IG: U.S. May Be Paying 'Ghost Workers' in Afghan Police Force
(The Hill: Jeremy Herb)
The U.S. military might be paying the salaries of "ghost workers" in the Afghanistan police force, the U.S. watchdog in Afghanistan said.

U.S. Hopes to Complete Ill-Fated Afghan Dam Project as Pullout Nears
(Stars and Stripes: Cid Standifer)
USAID is taking one more shot at finishing Kajaki Dam, a project that has thwarted American plans and drained its coffers for a decade.

Lawsuit: Karzai Tipped Taliban Off Before Attack
(The Hill: Jeremy Herb)
The families of three Navy SEALs who were killed in a 2011 helicopter crash claim Afghan forces informed the Taliban about the mission beforehand, disputing the Pentagon version of events.

What Pakistan Knew About Bin Laden
(New York Times Magazine: Carlotta Gall)
It took more than three years before the depth of Pakistan's relationship with al-Qaida was thrust into the open and the world learned where Bin Laden had been hiding.


Iran Ready to Remove Fears Over Arak Reactor
(Associated Press: George Jahn)
Iran's foreign minister said that Tehran is ready to eliminate fears that a reactor it is building could be used to make atomic arms.

Russian Diplomat: Moscow May Strike Back at the West by Changing Its Stance on Iran
(Associated Press)
Deputy Foreign Minister Sergei Ryabkov was by the Interfax news agency saying that Russia didn't want to use the Iranian nuclear talks to "raise stakes," but may have to do so in response to the actions by the United States and the European Union.


State Department Rips Israeli Defense Minister Comments
(Associated Press)
The Obama administration on Wednesday vented its anger at public insults and criticism of President Obama and Secretary of State John Kerry by Israel's defense minister.

Jailed Militant Key to Mideast Talks
(Associated Press: Mohammed Daraghmeh)
A prominent Palestinian uprising leader imprisoned by Israel could soon emerge as the key to keeping fragile U.S.-led peace efforts alive.


Woman in Naval Academy Sex-Assault Case Testifies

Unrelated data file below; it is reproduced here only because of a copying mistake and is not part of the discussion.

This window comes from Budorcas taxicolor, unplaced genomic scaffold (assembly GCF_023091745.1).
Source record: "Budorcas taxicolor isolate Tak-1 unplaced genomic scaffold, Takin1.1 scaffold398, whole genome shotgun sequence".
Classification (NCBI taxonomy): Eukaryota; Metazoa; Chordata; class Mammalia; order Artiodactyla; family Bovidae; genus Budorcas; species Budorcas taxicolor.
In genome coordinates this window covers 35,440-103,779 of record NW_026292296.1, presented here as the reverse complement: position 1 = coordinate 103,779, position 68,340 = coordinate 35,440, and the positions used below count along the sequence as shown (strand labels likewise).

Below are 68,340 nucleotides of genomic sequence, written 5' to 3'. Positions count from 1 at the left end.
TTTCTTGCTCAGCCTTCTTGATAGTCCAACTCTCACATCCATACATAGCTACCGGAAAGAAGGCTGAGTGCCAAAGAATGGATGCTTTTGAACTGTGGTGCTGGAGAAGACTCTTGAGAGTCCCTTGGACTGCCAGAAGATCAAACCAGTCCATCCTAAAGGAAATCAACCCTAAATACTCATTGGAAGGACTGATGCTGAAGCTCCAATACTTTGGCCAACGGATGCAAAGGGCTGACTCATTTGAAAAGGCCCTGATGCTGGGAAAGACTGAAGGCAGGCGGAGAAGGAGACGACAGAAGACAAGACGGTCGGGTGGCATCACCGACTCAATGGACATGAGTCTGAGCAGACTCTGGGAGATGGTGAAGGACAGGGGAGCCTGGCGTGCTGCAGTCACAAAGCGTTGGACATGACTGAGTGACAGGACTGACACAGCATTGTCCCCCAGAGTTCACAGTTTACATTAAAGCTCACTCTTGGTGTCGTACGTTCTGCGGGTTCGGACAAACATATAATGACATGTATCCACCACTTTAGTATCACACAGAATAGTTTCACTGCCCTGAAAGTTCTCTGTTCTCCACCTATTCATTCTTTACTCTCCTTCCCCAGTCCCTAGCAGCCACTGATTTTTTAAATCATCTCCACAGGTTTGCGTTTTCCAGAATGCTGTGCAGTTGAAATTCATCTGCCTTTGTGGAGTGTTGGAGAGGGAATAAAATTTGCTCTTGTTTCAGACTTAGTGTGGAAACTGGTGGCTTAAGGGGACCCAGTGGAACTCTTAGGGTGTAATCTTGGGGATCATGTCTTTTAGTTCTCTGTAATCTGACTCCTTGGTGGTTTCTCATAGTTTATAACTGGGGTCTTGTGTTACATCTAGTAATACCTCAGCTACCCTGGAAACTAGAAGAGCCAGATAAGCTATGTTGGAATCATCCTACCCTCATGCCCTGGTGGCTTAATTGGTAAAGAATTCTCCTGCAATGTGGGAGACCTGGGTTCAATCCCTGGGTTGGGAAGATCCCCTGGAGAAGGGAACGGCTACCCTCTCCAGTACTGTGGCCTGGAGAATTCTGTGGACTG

(Associated Press: Jessica Gresko)
Attorneys for a former Naval Academy football player charged with sexual assault grilled his accuser on the witness stand Wednesday, questioning why she didn't initially cooperate with investigators.


General Apologizes to Sexual-Misconduct Victims
(The New York Times: Richard Oppel Jr.)
Brig. Gen. Jeffrey Sinclair offered his first apology to the victims of his sexual misconduct and to the Army, tearfully saying that he "felt a deep and abiding sense of shame and remorse."

Army Gen. Sinclair Breaks Down, Asks Judge to Not Punish Family
(Los Angeles Times: David Zucchino)
Sinclair broke down in tears at his sentencing hearing, asking the judge to allow him to retire at a reduced rank instead of dismissing him from the Army, which would deprive him of military benefits and "punish" his family for his adulterous affair with a captain.

Army General Could Learn Fate in Sex Case Thursday
(Associated Press: Michael Biesecker)
An Army general who admitted breaking military law during improper relationships with three subordinates was expected to learn his punishment Thursday.  


Amos Reconsiders Renaming MARSOC After Raiders
( Matthew Cox)
U.S. Marine special operators could soon be known as Raiders—the name the Corps' original commando battalions went by during World War II.


New Threats, New Technologies Push New USAF Radar Program
(Defense News: Aaron Mehta)
A timeline included in the budget notes a goal to get 3DELRR out for initial deployment by fiscal 2020.

90 Lieutenant Colonels, 131 Colonels Selected for Early Retirement
(Air Force Times: Markie Harwood)
The officers were notified of their selection Jan. 23 and are assigned a July 1 retirement date.


Pentagon Holds Back $231 Million From Lockheed for F-35 Fixes
(Bloomberg Tony Capaccio)
The money is being held back until Lockheed, the largest U.S. contractor, corrects "major variances" in at least five areas in which changes were deemed necessary after the fighters were handed over to the military.

DOD Expands LRASM Development, Rebuffs Alternate Bids From Raytheon, Kongsberg
(Inside Defense)
The Pentagon plans to award Lockheed Martin a major follow-on development contract to prepare the Long Range Anti-Ship Missile for production after rejecting bids from two other companies angling to supplant Lockheed's offering with alternative weapons.


Paul to Rebuke Obama on Spying, Citing '60s Abuses
(The New York Times: Jeremy Peters)
Sen. Rand Paul says President Obama should be particularly wary of domestic spying.